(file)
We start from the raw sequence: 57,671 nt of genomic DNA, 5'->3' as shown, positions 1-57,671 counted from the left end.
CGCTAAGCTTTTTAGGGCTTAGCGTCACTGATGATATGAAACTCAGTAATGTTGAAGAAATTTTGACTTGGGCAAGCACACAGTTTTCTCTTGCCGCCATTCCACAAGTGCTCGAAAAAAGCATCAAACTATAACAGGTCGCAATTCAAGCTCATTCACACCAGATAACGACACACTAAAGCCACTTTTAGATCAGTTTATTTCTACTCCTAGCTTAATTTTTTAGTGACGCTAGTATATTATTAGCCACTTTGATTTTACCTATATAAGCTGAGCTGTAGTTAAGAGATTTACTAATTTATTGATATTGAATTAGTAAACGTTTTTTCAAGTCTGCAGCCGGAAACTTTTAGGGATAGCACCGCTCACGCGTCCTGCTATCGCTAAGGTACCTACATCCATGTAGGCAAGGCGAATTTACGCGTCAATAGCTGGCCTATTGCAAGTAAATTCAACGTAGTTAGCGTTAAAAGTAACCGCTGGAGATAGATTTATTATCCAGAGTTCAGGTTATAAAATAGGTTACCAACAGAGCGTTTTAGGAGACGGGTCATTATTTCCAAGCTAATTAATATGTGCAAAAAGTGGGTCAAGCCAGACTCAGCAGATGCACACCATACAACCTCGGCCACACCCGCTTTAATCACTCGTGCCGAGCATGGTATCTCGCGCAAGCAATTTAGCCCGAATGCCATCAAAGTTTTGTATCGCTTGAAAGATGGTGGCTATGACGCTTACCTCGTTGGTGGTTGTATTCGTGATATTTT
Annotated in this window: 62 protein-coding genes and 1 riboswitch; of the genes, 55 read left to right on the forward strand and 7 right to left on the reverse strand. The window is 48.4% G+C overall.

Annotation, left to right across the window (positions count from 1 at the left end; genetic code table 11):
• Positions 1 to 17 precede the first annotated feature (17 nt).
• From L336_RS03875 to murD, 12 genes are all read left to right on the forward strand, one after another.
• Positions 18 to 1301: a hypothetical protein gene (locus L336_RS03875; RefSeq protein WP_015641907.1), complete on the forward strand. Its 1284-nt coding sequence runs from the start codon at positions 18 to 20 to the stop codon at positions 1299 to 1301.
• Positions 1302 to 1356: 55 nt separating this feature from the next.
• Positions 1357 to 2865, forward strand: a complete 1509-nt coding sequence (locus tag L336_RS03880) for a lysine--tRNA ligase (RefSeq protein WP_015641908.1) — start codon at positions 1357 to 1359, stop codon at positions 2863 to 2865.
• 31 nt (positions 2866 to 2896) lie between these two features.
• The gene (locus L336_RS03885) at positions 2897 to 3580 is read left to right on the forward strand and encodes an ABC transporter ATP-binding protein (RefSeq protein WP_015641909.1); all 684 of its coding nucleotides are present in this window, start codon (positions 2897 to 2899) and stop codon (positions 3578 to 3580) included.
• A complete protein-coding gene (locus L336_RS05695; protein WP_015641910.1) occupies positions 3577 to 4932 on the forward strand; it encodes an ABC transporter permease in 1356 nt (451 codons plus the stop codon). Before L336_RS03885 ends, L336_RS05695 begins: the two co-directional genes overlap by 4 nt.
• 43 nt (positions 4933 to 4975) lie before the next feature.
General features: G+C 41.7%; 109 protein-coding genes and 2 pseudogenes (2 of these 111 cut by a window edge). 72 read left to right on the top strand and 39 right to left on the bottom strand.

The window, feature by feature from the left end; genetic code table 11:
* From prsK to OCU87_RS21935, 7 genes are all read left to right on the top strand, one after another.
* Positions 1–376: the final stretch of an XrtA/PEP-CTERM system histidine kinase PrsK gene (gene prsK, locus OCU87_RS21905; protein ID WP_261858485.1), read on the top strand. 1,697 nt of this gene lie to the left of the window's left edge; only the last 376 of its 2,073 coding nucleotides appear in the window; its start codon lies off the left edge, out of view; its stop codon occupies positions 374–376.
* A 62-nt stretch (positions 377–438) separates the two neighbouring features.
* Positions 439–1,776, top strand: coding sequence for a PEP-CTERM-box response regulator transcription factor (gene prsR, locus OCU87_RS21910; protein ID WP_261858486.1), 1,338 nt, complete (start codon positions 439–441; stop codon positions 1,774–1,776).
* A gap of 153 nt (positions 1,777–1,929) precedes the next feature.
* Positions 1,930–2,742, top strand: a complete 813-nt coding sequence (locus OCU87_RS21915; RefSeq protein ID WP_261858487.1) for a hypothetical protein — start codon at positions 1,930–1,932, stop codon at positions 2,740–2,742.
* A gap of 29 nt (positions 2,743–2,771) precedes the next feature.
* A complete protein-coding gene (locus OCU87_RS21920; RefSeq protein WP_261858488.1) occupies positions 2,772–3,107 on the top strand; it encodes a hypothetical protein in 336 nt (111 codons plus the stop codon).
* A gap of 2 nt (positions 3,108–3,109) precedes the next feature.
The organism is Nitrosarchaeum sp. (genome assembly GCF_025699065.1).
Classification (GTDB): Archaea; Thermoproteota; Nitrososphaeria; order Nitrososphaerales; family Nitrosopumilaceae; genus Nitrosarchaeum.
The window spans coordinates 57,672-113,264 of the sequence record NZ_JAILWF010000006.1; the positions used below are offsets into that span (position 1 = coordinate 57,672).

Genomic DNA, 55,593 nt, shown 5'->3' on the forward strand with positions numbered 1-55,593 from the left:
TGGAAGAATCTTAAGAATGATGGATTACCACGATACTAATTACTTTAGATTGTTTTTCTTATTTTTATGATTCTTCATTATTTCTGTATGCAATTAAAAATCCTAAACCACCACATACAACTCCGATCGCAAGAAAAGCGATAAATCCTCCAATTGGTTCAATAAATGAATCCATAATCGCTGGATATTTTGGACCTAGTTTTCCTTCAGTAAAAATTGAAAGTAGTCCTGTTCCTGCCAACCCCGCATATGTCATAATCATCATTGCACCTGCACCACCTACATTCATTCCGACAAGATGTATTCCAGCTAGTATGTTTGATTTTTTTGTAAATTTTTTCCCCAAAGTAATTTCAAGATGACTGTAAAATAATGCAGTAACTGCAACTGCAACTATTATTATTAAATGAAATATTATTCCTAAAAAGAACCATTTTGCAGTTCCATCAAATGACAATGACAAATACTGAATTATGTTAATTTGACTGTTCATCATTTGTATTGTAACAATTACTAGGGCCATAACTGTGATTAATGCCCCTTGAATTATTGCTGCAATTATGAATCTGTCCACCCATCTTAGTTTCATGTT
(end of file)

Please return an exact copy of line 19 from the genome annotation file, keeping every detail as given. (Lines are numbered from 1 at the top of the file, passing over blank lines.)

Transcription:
* Positions 439–1,776, top strand: coding sequence for a PEP-CTERM-box response regulator transcription factor (gene prsR, locus OCU87_RS21910; protein ID WP_261858486.1), 1,338 nt, complete (start codon positions 439–441; stop codon positions 1,774–1,776).